What Two Months of Civil War Reading Will Do To You

“It is from numberless diverse acts of courage and belief that human history is shaped.”

After two months of reading, and a trip to Gettysburg, Washington, D.C., and Virginia, here’s a little of what’s on my mind:

  • The Civil War
  • The battle for how history is told
  • Robert E. Lee and “honor”
  • The muddy boots of U.S. Grant at Appomattox
  • The disparity in the number of black Americans in prison today
  • The war of wills between the American South and  the Radical Republicans in the years 1868-1877
  • Two books:  Douglas A. Blackmon’s Slavery by Another Name and The New Jim Crow: Mass Incarceration in the Age of Colorblindness by Michelle Alexander
  • My apolitical life around which political leanings are gathering
  • The revival that swept through the camps of the Army of Northern Virginia and the Army of the Potomac in 1863-64, following Gettysburg and Vicksburg
  • White privilege and whether David Mamet, in Race, is right about what white folk have to say about race.   Which is nothing…
  • What Christ’s ministry would have looked like in Reconstruction Louisiana
  • How we run from our lives
  • The power and fallibility of the Supreme Court
  • The process of memorializing war, heroism, the dead, and the causes that cost young men (mostly) their lives
  • Biracial life
  • The role of fathers in the lives of daughters among people of all skin colors
  • The power of sin…and evil
  • The fact that my Lenten fast has been a complete fail this year
  • The play emerging in my mind, and my love of the characters in it.
  • The fact that we are all involved in a grand “lost cause”
  • Pacifism and the accomplishments of War

How’s that for a list?  There’s more, but that’s a fair start.

There’s got to be a piece of theatre in there somewhere.

In days to come, I’ll riff on some of this stuff, keeping a loose, improv sort of thing going.  If I wait to blog until I get all my thoughts straight, I’ll never write.  But here’s the thing. There’s so much I don’t know about this stuff.  And I must say, it’s far more interesting to pursue writing in areas in which I am passionately curious, knowing that the process of the search is life-changing, conversation changing, and effort changing.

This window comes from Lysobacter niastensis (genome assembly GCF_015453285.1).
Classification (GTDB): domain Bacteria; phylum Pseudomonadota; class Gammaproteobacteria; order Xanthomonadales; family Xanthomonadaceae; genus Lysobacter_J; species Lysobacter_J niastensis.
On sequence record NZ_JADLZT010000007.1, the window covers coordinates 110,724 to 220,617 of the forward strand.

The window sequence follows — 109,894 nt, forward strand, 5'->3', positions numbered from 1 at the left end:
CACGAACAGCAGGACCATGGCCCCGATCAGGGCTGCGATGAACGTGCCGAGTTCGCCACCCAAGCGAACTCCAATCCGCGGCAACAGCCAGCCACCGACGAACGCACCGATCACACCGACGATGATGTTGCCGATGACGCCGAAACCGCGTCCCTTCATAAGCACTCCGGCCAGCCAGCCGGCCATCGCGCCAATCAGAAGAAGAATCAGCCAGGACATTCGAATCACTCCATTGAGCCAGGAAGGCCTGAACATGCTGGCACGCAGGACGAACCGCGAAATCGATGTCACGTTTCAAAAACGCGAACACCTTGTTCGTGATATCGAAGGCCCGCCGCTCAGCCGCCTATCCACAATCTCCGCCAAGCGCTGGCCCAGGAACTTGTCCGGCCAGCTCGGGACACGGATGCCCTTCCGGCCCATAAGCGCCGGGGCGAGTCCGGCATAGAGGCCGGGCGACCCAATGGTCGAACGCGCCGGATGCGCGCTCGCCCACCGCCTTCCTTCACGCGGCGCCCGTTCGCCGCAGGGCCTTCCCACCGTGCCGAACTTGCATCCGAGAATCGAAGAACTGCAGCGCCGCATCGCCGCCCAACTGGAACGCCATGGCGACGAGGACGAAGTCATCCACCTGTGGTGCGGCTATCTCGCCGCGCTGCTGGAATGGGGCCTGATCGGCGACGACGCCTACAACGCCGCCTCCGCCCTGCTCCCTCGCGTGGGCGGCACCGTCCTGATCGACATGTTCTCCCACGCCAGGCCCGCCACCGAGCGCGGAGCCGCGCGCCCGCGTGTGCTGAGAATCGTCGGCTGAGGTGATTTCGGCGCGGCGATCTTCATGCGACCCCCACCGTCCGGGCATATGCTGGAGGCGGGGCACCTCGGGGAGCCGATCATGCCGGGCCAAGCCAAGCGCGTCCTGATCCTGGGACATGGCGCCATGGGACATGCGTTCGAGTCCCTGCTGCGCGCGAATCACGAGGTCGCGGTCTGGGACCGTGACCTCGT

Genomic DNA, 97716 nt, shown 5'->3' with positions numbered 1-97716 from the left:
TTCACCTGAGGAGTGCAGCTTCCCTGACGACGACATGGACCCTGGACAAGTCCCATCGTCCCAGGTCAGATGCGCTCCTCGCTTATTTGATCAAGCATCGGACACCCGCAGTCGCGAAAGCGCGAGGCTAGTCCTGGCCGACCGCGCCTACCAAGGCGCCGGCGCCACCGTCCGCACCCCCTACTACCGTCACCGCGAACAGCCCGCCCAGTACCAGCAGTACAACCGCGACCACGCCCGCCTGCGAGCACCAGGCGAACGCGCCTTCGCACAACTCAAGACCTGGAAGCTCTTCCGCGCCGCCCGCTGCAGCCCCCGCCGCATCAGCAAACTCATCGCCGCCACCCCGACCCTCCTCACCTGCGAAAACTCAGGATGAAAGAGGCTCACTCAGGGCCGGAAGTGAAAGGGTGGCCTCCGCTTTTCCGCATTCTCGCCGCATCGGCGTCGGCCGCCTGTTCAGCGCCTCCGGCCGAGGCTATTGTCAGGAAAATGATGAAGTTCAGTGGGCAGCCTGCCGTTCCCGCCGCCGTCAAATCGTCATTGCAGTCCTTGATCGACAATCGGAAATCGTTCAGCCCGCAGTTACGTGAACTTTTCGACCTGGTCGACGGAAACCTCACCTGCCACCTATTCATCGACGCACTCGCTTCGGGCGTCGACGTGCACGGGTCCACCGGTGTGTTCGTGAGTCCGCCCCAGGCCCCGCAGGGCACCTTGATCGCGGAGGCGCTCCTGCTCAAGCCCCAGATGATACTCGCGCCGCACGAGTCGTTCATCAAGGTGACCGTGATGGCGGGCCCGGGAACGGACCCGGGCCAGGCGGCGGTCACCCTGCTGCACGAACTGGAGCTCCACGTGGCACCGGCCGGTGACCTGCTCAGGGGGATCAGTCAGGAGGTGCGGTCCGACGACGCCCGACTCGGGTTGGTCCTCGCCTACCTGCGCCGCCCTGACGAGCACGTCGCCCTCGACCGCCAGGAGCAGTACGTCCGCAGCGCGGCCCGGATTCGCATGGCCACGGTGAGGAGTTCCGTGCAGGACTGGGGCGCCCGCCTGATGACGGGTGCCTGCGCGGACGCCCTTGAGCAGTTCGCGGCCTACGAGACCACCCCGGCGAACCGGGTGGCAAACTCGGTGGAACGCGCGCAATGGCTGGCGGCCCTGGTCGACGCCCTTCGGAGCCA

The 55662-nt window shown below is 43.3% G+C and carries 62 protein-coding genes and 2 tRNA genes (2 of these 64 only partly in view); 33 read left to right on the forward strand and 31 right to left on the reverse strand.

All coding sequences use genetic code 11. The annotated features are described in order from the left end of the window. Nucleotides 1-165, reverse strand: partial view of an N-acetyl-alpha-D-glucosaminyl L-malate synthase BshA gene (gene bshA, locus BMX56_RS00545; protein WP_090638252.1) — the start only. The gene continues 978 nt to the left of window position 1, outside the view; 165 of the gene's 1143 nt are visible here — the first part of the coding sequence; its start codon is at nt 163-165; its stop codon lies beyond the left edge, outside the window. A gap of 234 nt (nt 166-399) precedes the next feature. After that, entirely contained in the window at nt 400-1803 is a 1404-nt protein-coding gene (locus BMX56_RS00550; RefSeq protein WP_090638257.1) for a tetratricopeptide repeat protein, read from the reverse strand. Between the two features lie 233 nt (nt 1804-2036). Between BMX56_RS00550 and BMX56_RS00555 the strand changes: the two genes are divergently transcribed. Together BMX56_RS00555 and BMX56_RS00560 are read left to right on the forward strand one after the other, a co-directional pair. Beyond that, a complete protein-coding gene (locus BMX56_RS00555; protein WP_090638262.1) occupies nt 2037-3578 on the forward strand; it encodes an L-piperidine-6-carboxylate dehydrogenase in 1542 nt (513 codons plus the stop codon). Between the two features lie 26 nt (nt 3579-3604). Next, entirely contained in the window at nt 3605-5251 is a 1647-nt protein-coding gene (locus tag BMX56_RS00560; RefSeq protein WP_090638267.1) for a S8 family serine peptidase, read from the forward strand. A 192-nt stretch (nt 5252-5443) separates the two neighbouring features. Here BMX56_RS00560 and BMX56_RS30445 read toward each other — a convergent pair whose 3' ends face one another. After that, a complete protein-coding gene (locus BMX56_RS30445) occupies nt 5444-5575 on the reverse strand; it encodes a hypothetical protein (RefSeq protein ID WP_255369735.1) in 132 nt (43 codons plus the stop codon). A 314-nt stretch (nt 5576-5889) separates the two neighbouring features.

It’s been 150 years…

One Reply to “What Two Months of Civil War Reading Will Do To You”

  1. This is an endlessly fascinating and instructive (and broad) subject that I have been thinking about all my life and still find very difficult to grasp. My Father was a student of that era and a Lincoln aficionado. Growing up, our bookshelves were filled with volumes on the subject. I came of age during the Centennial years, so it comes as something of a shock to realize we have come to Sesquicentennial already!

    Of all the bullet points on your list, I find “Pacifism and the accomplishments of War” to be the most compelling. The history of humanity includes a history of violent solutions to otherwise insoluble conflicts of competing interests and intractable wills. Pacifism is a laudable ideal which has repeatedly proven to be an untenable philosophy in the face of evils even greater than violence (for some reason Bonhoeffer’s dilemma comes to mind).

    I wonder about our own resolve in the current age to fight against evil, and whether we would have the will and the resources to violently overthrow something as entrenched as slavery, or as powerful as Nazism.

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